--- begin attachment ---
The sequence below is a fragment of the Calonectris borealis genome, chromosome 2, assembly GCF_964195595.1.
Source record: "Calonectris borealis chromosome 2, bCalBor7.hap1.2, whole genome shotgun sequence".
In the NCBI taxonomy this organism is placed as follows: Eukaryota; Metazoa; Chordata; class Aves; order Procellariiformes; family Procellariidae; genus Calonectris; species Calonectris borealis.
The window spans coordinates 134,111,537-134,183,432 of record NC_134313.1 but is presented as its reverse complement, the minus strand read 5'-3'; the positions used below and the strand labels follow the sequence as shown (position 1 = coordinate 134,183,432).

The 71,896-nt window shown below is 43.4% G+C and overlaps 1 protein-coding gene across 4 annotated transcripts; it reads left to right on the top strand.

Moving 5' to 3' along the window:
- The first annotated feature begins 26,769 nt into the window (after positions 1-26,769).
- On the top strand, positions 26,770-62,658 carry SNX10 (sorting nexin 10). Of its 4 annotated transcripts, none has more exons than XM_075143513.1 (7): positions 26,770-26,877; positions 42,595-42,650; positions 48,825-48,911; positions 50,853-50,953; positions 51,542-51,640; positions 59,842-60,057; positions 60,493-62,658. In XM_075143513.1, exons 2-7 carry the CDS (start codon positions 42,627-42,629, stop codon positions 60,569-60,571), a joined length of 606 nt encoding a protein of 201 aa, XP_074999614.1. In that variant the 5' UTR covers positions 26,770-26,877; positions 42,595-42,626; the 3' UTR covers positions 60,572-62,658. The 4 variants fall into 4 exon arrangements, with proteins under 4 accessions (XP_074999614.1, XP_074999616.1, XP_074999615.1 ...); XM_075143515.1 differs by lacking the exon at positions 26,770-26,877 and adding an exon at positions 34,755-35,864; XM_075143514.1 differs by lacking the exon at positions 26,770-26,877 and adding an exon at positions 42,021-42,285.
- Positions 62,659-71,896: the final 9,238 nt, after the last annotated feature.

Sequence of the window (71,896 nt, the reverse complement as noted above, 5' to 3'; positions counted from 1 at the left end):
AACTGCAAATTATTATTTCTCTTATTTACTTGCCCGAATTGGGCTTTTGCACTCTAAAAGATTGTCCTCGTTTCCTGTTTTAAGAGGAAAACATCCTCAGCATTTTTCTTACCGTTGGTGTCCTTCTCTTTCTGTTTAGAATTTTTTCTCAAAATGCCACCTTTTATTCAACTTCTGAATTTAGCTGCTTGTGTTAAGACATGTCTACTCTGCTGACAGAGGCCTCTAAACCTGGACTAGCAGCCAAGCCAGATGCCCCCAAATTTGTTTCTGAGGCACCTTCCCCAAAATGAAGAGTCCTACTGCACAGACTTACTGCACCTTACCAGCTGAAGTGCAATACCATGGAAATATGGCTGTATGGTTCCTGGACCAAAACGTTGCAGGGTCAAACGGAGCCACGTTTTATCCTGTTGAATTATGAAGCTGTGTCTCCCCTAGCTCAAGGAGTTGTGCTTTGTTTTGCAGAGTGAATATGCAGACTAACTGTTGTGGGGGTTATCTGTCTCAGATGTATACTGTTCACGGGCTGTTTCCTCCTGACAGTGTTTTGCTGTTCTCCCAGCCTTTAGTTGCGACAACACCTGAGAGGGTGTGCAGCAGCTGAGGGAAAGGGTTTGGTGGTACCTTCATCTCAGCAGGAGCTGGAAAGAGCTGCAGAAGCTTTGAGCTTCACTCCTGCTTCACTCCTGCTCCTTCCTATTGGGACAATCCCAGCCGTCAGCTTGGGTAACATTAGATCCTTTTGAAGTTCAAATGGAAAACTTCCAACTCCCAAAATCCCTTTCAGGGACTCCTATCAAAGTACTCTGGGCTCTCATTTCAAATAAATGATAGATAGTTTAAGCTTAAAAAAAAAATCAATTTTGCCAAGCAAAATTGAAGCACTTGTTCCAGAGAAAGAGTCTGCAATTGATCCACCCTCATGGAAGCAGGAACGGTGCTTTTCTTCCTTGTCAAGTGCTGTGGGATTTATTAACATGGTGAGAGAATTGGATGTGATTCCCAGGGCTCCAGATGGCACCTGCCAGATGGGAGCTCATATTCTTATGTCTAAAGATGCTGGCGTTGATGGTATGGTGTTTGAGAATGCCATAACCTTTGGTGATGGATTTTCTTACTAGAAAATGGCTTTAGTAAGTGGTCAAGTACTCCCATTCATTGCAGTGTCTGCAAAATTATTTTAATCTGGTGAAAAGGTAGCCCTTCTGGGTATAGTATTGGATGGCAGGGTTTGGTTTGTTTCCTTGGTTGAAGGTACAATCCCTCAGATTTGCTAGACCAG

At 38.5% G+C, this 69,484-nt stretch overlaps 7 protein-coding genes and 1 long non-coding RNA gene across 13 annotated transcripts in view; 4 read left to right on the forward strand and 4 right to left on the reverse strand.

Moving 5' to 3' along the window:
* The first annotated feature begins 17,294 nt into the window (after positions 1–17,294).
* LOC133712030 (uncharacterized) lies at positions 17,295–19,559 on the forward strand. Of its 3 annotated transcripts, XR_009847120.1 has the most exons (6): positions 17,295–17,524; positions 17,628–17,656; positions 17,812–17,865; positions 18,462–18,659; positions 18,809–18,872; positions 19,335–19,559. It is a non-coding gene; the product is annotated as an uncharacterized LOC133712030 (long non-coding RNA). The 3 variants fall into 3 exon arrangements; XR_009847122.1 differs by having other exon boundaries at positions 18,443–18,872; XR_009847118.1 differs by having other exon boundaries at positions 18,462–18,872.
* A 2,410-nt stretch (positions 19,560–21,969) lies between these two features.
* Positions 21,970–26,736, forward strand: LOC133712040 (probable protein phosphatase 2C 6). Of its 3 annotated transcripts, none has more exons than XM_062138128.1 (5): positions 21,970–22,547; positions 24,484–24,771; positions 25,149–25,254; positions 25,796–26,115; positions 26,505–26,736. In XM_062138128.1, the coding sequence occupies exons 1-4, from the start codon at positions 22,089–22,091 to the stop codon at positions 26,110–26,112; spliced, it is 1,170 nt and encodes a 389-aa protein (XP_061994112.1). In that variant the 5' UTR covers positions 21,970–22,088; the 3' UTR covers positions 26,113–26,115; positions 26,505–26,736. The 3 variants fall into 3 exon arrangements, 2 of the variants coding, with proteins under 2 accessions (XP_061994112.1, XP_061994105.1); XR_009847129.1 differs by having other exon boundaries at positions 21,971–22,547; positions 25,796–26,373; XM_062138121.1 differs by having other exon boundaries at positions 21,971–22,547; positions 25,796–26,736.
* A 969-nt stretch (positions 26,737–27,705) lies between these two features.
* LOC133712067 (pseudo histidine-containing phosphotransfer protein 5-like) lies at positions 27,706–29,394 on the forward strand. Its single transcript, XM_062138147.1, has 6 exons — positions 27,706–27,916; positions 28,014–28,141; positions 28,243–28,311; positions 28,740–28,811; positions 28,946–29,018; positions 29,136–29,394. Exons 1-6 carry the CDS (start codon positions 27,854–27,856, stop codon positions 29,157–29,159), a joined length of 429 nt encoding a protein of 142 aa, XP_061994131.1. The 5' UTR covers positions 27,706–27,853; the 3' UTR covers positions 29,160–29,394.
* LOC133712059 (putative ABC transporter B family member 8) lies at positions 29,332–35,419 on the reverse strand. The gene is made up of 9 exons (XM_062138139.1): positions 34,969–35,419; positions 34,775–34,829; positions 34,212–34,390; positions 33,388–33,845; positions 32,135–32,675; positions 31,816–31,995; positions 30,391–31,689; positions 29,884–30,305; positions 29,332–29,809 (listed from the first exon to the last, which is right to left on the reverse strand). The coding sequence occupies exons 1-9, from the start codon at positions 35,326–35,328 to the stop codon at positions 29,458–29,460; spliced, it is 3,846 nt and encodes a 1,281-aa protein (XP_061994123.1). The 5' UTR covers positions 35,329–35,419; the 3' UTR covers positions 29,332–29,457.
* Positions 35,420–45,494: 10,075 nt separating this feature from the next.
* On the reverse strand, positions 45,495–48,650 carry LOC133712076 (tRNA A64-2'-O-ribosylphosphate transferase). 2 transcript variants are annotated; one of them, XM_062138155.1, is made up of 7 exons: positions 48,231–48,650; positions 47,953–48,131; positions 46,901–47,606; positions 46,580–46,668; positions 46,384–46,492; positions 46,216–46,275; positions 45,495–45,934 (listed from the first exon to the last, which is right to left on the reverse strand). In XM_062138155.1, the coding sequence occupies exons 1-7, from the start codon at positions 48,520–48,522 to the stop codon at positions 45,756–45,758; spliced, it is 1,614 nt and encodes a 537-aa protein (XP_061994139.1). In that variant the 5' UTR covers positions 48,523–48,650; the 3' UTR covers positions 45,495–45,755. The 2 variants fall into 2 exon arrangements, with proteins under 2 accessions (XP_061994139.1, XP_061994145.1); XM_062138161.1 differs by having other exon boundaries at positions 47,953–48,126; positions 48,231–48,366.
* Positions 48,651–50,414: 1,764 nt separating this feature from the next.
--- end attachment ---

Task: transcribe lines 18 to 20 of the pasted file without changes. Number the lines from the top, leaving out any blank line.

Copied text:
* A 969-nt stretch (positions 26,737–27,705) lies between these two features.
* LOC133712067 (pseudo histidine-containing phosphotransfer protein 5-like) lies at positions 27,706–29,394 on the forward strand. Its single transcript, XM_062138147.1, has 6 exons — positions 27,706–27,916; positions 28,014–28,141; positions 28,243–28,311; positions 28,740–28,811; positions 28,946–29,018; positions 29,136–29,394. Exons 1-6 carry the CDS (start codon positions 27,854–27,856, stop codon positions 29,157–29,159), a joined length of 429 nt encoding a protein of 142 aa, XP_061994131.1. The 5' UTR covers positions 27,706–27,853; the 3' UTR covers positions 29,160–29,394.
* LOC133712059 (putative ABC transporter B family member 8) lies at positions 29,332–35,419 on the reverse strand. The gene is made up of 9 exons (XM_062138139.1): positions 34,969–35,419; positions 34,775–34,829; positions 34,212–34,390; positions 33,388–33,845; positions 32,135–32,675; positions 31,816–31,995; positions 30,391–31,689; positions 29,884–30,305; positions 29,332–29,809 (listed from the first exon to the last, which is right to left on the reverse strand). The coding sequence occupies exons 1-9, from the start codon at positions 35,326–35,328 to the stop codon at positions 29,458–29,460; spliced, it is 3,846 nt and encodes a 1,281-aa protein (XP_061994123.1). The 5' UTR covers positions 35,329–35,419; the 3' UTR covers positions 29,332–29,457.